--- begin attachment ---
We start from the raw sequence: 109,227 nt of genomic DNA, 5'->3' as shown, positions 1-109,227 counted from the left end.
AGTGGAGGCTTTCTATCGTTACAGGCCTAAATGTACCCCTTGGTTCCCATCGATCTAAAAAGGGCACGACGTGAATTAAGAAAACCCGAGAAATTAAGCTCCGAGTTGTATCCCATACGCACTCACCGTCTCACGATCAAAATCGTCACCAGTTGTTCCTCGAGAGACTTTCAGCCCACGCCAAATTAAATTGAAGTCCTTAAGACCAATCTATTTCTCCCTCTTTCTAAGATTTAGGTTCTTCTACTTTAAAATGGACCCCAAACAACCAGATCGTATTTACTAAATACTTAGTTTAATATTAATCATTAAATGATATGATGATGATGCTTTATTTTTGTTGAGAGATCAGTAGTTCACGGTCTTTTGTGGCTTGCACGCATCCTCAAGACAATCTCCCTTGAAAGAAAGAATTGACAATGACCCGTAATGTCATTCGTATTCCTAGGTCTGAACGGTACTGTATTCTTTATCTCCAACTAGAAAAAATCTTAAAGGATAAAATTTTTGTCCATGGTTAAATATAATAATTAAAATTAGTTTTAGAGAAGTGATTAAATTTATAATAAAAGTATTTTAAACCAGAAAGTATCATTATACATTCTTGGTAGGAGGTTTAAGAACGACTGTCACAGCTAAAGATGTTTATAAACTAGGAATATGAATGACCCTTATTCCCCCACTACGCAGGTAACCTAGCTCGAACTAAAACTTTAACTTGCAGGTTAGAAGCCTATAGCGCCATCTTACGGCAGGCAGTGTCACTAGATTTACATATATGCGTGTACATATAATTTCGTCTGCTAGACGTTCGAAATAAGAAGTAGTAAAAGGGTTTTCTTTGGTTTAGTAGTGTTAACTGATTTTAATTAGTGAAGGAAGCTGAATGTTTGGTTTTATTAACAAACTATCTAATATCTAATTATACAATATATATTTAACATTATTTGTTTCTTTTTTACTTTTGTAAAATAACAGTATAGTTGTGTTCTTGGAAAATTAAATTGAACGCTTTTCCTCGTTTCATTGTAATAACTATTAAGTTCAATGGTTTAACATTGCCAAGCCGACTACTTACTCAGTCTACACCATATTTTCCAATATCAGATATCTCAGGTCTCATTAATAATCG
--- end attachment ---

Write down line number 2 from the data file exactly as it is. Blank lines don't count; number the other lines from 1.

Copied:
AGTGGAGGCTTTCTATCGTTACAGGCCTAAATGTACCCCTTGGTTCCCATCGATCTAAAAAGGGCACGACGTGAATTAAGAAAACCCGAGAAATTAAGCTCCGAGTTGTATCCCATACGCACTCACCGTCTCACGATCAAAATCGTCACCAGTTGTTCCTCGAGAGACTTTCAGCCCACGCCAAATTAAATTGAAGTCCTTAAGACCAATCTATTTCTCCCTCTTTCTAAGATTTAGGTTCTTCTACTTTAAAATGGACCCCAAACAACCAGATCGTATTTACTAAATACTTAGTTTAATATTAATCATTAAATGATATGATGATGATGCTTTATTTTTGTTGAGAGATCAGTAGTTCACGGTCTTTTGTGGCTTGCACGCATCCTCAAGACAATCTCCCTTGAAAGAAAGAATTGACAATGACCCGTAATGTCATTCGTATTCCTAGGTCTGAACGGTACTGTATTCTTTATCTCCAACTAGAAAAAATCTTAAAGGATAAAATTTTTGTCCATGGTTAAATATAATAATTAAAATTAGTTTTAGAGAAGTGATTAAATTTATAATAAAAGTATTTTAAACCAGAAAGTATCATTATACATTCTTGGTAGGAGGTTTAAGAACGACTGTCACAGCTAAAGATGTTTATAAACTAGGAATATGAATGACCCTTATTCCCCCACTACGCAGGTAACCTAGCTCGAACTAAAACTTTAACTTGCAGGTTAGAAGCCTATAGCGCCATCTTACGGCAGGCAGTGTCACTAGATTTACATATATGCGTGTACATATAATTTCGTCTGCTAGACGTTCGAAATAAGAAGTAGTAAAAGGGTTTTCTTTGGTTTAGTAGTGTTAACTGATTTTAATTAGTGAAGGAAGCTGAATGTTTGGTTTTATTAACAAACTATCTAATATCTAATTATACAATATATATTTAACATTATTTGTTTCTTTTTTACTTTTGTAAAATAACAGTATAGTTGTGTTCTTGGAAAATTAAATTGAACGCTTTTCCTCGTTTCATTGTAATAACTATTAAGTTCAATGGTTTAACATTGCCAAGCCGACTACTTACTCAGTCTACACCATATTTTCCAATATCAGATATCTCAGGTCTCATTAATAATCG